Odd Thomas certainly lives up to its name.
I mean that as a compliment. Based on Dean Koontz’s bestselling novel of the same name, Odd Thomas stars Anton Yelchin (Star Trek, Fright Night) in the titular role. Odd possesses the unique ability to see dead people. He does not make his gift public for fear of being institutionalized like his mother. Instead, he takes matters into his own hands, utilizing his powers to hunt down wrongdoers as a self-proclaimed “undercover detective for the dead.”
The only people who are aware of Odd’s abilities are his girlfriend, Stormy Llewellyn (Addison Timlin, Californication), and police chief Wyatt Porter (Willem Dafoe, Spider-Man). In addition to the recently deceased, Odd is also one of the few who can see bodachs, translucent, shadowy creatures that are attracted to evil and only rear their ugly heads for the most disastrous and devastating of deaths. When the innocuous town of Pico Mundo, CA becomes unknowingly overrun by these beasts, Odd knows something big is going to happen. It’s up to him to find out what.
Given the unique subject matter, there is no way that Odd Thomas was an easy story to adapt into a script, to direct as a film or to find an actor who could pull off the lead role. Astonishingly, the movie succeeds with all three. Stephen Sommers (The Mummy, Van Helsing) directed and wrote the screenplay. I’m unsure how faithful it is to the source material (Koontz endorses it), but Sommers was able to hook me in with what I would consider his best effort.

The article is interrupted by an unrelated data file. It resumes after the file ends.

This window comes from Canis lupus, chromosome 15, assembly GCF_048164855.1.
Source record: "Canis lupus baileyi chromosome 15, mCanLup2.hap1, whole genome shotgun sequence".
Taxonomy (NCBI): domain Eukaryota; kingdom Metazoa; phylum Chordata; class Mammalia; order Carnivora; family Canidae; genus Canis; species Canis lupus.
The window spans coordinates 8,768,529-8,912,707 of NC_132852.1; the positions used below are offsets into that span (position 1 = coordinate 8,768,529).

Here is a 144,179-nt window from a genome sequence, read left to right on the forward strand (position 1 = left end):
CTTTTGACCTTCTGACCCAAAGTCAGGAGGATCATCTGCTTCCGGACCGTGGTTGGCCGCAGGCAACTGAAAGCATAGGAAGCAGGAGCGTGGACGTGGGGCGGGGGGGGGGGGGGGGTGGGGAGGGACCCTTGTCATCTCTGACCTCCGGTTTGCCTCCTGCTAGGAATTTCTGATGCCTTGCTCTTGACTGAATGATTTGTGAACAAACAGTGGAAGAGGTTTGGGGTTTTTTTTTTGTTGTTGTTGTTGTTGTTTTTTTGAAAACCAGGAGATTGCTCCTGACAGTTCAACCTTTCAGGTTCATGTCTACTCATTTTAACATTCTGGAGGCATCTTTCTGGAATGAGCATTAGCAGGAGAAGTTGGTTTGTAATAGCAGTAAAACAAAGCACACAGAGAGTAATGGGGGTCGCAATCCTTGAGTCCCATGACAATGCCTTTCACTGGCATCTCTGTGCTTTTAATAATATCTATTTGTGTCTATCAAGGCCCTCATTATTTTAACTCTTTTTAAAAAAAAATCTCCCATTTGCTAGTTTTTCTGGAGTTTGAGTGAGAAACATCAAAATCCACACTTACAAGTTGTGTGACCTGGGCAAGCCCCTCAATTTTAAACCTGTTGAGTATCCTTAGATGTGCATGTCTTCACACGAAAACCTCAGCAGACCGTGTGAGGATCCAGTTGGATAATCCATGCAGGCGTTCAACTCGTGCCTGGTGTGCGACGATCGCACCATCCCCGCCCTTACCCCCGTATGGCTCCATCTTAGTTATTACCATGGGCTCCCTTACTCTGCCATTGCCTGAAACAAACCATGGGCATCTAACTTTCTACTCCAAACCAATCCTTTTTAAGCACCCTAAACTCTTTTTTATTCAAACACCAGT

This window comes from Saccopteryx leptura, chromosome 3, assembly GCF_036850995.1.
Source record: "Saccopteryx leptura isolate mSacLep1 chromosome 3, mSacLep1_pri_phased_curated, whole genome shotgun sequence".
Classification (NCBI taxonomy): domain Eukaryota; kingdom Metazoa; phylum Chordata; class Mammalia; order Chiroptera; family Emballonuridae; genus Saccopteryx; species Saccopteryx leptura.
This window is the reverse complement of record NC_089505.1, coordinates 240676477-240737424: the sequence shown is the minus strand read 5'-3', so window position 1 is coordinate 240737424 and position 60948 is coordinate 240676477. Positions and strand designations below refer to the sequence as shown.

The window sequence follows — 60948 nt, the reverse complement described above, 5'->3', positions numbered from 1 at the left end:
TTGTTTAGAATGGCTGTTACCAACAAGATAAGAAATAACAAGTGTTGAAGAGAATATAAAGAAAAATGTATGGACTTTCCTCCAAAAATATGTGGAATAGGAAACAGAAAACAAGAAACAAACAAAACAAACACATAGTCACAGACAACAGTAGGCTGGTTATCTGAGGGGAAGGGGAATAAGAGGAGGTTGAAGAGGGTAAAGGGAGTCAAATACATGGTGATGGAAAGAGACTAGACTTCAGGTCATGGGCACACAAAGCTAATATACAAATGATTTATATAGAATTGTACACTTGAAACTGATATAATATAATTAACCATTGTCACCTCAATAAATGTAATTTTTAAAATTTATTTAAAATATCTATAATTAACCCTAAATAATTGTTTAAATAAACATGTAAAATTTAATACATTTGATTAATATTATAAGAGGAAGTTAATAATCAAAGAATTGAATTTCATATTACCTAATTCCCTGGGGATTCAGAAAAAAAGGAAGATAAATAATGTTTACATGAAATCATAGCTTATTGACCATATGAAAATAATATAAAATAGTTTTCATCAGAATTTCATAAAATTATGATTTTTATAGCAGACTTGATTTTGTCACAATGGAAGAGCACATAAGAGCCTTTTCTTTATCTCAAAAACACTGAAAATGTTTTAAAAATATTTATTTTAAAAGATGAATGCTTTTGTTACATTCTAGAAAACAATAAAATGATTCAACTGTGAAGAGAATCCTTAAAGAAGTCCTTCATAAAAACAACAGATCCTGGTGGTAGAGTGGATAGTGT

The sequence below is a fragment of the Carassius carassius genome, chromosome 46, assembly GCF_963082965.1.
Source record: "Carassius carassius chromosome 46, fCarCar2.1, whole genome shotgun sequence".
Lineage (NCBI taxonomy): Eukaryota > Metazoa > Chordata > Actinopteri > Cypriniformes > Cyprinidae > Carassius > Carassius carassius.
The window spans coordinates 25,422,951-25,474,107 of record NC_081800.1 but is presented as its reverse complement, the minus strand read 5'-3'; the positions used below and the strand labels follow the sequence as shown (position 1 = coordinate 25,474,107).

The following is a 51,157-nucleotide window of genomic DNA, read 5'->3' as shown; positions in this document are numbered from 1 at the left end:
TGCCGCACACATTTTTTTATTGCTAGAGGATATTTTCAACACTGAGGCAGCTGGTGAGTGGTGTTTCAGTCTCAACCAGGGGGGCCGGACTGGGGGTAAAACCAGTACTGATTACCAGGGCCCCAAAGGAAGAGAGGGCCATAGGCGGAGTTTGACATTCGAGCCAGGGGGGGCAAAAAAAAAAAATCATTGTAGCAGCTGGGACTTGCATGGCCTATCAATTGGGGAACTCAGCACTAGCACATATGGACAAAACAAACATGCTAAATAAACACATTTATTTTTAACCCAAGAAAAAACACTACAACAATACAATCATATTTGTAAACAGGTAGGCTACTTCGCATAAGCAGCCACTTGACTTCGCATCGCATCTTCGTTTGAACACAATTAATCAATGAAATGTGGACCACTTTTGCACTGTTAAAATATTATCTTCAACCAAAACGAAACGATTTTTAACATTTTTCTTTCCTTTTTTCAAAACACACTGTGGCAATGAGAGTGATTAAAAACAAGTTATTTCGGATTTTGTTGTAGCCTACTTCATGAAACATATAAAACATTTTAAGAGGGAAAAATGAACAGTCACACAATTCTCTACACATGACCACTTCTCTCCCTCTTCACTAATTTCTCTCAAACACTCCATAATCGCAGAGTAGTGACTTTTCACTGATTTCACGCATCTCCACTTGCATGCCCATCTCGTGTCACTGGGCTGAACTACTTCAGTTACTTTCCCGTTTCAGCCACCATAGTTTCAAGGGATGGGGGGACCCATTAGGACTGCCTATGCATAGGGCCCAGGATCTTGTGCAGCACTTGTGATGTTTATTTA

Similarly, Yelchin is perfect as Odd Thomas. He handles the character’s vast idiosyncrasies with ease, effortlessly adapting to the movie’s varying tones. Dafoe seems to genuinely relish his offbeat role, and Timlin shows leading lady potential. Nico Tortorella (Scream 4) plays a police officer, while Patton Oswalt (The King of Queens) shows up for a fun, blink-and-you’ll-miss-it role. All of the characters are quirky and likable, reminiscent of Scott Pilgrim vs. the World. In fact, the entire production feels more like it was adapted from a comic rather than a book – and that is not a bad thing.
Odd Thomas is weird – no doubt about that – but not so much that it’s entirely inaccessible to the average moviegoer. I suspect its off-kilter style and inconsistent tone could turn off some, but those aspects are ultimately what make the movie so enjoyable. Its ability to seamlessly shift from white-knuckle intensity to lighthearted humor and back again is commendable. A truly genre-bending effort, it rolls together elements of sci-fi, thriller, mystery, action, comedy, horror and drama (that final scene!). Most of all, it’s refreshingly different.
Sadly, a legal battle resulted in the independent production suffering a long delay before its release. It was dumped in a few theaters and on VOD last month without much advertising behind it. Image Entertainment has now released it DVD and Blu-ray (both of which are disappointingly bare), where it will hopefully find it’s audience – because Odd Thomas deserves to be seen.